Gustafsson on alto fluteophone and baritone sax, Joe McPhee on tenor
sax, pocket trumpet and flugelhorn, Johannes Bauer and Jeb Bishop on
trombone, Per Ake Holmlander on tuba and cimbasso, Fred Lonberg-Holm on
cello and electronics, Kent Kessler on double bass, Michael Zerang and
Paal Nilssen-Love on drums)
Crumbling Brain (november 2008) is another live album with
Marino Pliakas on
electric bass, Michael Wertmüller on drums, Peter Evans on trumpet,
Mars Williams on alto & tenor sax, and guitarist
Lost & Found (july 2006) document a live solo improvisation for tenor, alto, clarinet and tarogato.
A sax-bass-drums trio recorded A Tale Of Three Cities (may 2007).
The quartet of Peter Brötzmann, Toshinori Kondo, bassist Massimo Pupillo and drummer Paal Nilssen-Love recorded the live Hairy Bones at Fresnes (october 2009) and the trio without Kondo recorded the live
Roma (december 2008).
Full Blast, a trio with bassist Mario Piakas and drummer Michael Wertmueller,
released the live Sketches & Ballads (october 2010),
featuring Ken Vandermark (reeds), Thomas Heberer (trumpet) and Dirk Rothbrust (percussions), and disbanded after
Risc (Trost, 2016).
Fred Lonberg-Holm, Peter Brotzmann and Paal Nilssen-Love formed the Ada Trio that debuted with the mini-album Ada (april 2011).
Soria Moria (february 2003) is a duo with Frode Gjerstad.
The Worse The Better Live At Cafe OTO (january 2010) debuted the trio of Peter Brotzmann on sax, Steve Noble on drums and John Edwards on bass.
For Mental Shake (august 2013) Jason Adasiewicz (vibraphone) joined the trio.
The double-disc live Solo + Trio Roma (may 2011) contains both solo and
70-minute trio improvisation Music Marries Room To Room with
Paal-Nilssen-Love (drums) and Massimo Pupillo
Peter Kowald on contrabass and Pierre Courbois on drums recorded the live EP
Mayday (may 1966).
Snakelust (august 2011) was a live improvisation with Toshinori Kondo (trumpet, electronics), Massimo Pupillo (electric bass) and Paal Nilssen-Love (drums).
Brötzmann (on alto & tenor saxes, tarogato and clarinet) recorded
Yatagarasu (november 2011)
in a trio with Takeo Moriyama (drums) and Masahiko Satoh (piano).
It includes the 26-minute
and the 30-minute Icy Spears.
Hairy Bones's Snakelust
contains a 53-minute live improvised jam with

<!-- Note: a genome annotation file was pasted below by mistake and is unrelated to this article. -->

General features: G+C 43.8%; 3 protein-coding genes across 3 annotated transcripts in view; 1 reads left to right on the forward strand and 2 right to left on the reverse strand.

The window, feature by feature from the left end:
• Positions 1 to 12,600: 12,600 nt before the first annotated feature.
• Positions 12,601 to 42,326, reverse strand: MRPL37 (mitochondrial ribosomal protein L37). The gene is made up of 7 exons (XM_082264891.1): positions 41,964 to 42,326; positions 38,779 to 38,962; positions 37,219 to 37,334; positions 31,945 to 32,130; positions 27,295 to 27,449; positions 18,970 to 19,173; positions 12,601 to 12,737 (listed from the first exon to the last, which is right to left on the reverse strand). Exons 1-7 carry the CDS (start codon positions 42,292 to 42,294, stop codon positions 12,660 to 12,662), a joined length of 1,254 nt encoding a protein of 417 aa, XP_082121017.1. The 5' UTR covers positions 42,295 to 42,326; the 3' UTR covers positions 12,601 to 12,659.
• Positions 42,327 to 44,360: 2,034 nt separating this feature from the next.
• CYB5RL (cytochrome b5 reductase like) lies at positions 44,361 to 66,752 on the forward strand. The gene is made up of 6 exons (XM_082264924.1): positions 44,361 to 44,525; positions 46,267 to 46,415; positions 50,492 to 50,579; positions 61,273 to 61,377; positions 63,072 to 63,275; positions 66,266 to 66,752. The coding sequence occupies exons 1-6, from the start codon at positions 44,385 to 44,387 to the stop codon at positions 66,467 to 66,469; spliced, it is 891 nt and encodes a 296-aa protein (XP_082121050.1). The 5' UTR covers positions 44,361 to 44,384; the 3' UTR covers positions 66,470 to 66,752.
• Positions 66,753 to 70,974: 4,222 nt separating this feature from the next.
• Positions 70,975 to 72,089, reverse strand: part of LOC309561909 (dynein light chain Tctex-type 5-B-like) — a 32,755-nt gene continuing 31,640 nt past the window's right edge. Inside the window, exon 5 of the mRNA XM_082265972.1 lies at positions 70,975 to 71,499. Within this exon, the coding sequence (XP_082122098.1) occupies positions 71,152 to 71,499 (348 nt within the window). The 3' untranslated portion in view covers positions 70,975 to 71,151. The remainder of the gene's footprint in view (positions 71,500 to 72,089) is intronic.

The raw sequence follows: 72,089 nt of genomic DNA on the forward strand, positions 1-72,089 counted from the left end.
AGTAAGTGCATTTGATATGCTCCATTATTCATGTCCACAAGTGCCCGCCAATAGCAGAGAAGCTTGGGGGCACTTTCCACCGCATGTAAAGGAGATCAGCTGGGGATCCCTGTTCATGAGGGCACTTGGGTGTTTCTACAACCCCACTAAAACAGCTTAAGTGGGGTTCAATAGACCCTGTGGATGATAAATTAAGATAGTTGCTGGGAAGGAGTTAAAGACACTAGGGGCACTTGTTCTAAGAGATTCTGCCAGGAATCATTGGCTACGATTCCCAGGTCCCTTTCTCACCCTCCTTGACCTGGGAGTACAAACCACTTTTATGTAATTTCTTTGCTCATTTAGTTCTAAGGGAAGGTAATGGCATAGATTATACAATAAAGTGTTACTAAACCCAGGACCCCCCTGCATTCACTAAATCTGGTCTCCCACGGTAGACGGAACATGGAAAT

(trumpet, electronics), Massimo Pupillo (electric bass) and Paal
Walk, Love, Sleep
documents Brotzmann's Chicago tentet with
Ken Vandermark, Mats Gustafsson, Joe McPhee, Jeb Bishop, Johannes Bauer,
Per Ake Holmlander, Fred Lonberg-Holm, Kent Kessler, Michael Zerang and
Paal Nilssen-Love, improvising the
45-minute To Walk In, the 32-minute To Love In and the 21-minute Sleep In.
Solo At Dobialab (august 2010) is a solo live performance.
Brotzmann also recorded with the
Turkish ensemble Konstrukt
Dolunay (november 2008),
Eklisia Sunday (may 2011) and
the live The Message (february 2014).
The ADA Trio (saxophonist Peter Brotzmann, cellist Fred Lonberg-Holm and drummer Paal Nilssen-Love) recorded ADA Steve Noble OTO (february 2012) and ADA Pat Thomas OTO (2013).
Solid & Spirit (april 2010) was an improvised duet with
percussionist Hamid Drake.
I Am Here Where Are You (january 2013) was another live duet between
Peter Brötzmann (on tenor and alto saxes, B-clarinet and tarogato) and drummer Steve Noble.
A Fish Stinks From The Head (april 2013 - Eremite, 2013) documents a
collaboration between Peter Brotzmann (alto &
tenor saxes, b-flat clarinet and tarogato) and Paal Nilssen-Love
Soulfood Available (july 2013) documents a live performance by
Brotzmann (tenor and alto saxes, b-flat clarinet, tarogato), John
Edwards (double bass) and Steve Noble (drums),
including the 44-minute
Two City Blues (november 2010 - Trost, 2015) documents sessions by Keigi Haino (guitar, shamisen and vocals), Peter Broetzmann (tenor and alto saxes, clarinet and tarogato), and Jim O'Rourke (guitar).
The trio with John Edwards (double bass) and Steve Noble (drums) recorded the live Soulfood Available (july 2013).
Mollie's In The Mood (september 2012) documents a collaboration with vibraphonist Jason Adasiewicz, notably the 19-minute Mollie's In The Mood.
1971 (june 1971) collects unreleased music by Peter Brotzmann (tenor sax), Fred Van Hove (piano) and Han Bennink (drums, percussion), notably the 26-minute Just For Altena.
Krakow Nights (february 2015), featuring
Steve Swell (trombone) and
Paal Nilssen-Love (drums), contains
the 38-minute Full Spectrum Response.
Muenster Bern (Cubus, 2015) documents a 2013
solo live performance.
The 28-minute Ears Are Filled With Wonder (november 2015)
documents a collaboration with Heather Leigh ( pedal steel guitar).
The live Left documents a trio with Borah Bergman (piano) and Frode Gjerstad (alto sax), and contains the 25-minute Left Out.
Beautiful Lies (february 2014) was a collaboration with the International Composers and Improvisers (ICI) Ensemble. and contains the 32-minute Beauty Doesn't Lie and the 40-minute Auge Des Betrachters.
The double-disc set Song Sentimentale (january 2015) collects three live improvisations by the trio of Peter Broetzmann (tenor sax, clarinet, tarogato), William Parker (double bass, guembri, shakuhachi, shenai) and Hamid Drake (drums, frame drum, voice): Shake-A-Tear (11:40), Stone Death (26:17) and Dwellers In A Dead Land (24:58).
Broetzmann's Defibrillator featured Sebastian Smolyn (electric trombone), Artur Smolyn (electronics) and Oliver Steidle (drums) on Conversations About Not Eating Meat (Border of Silence, 2016).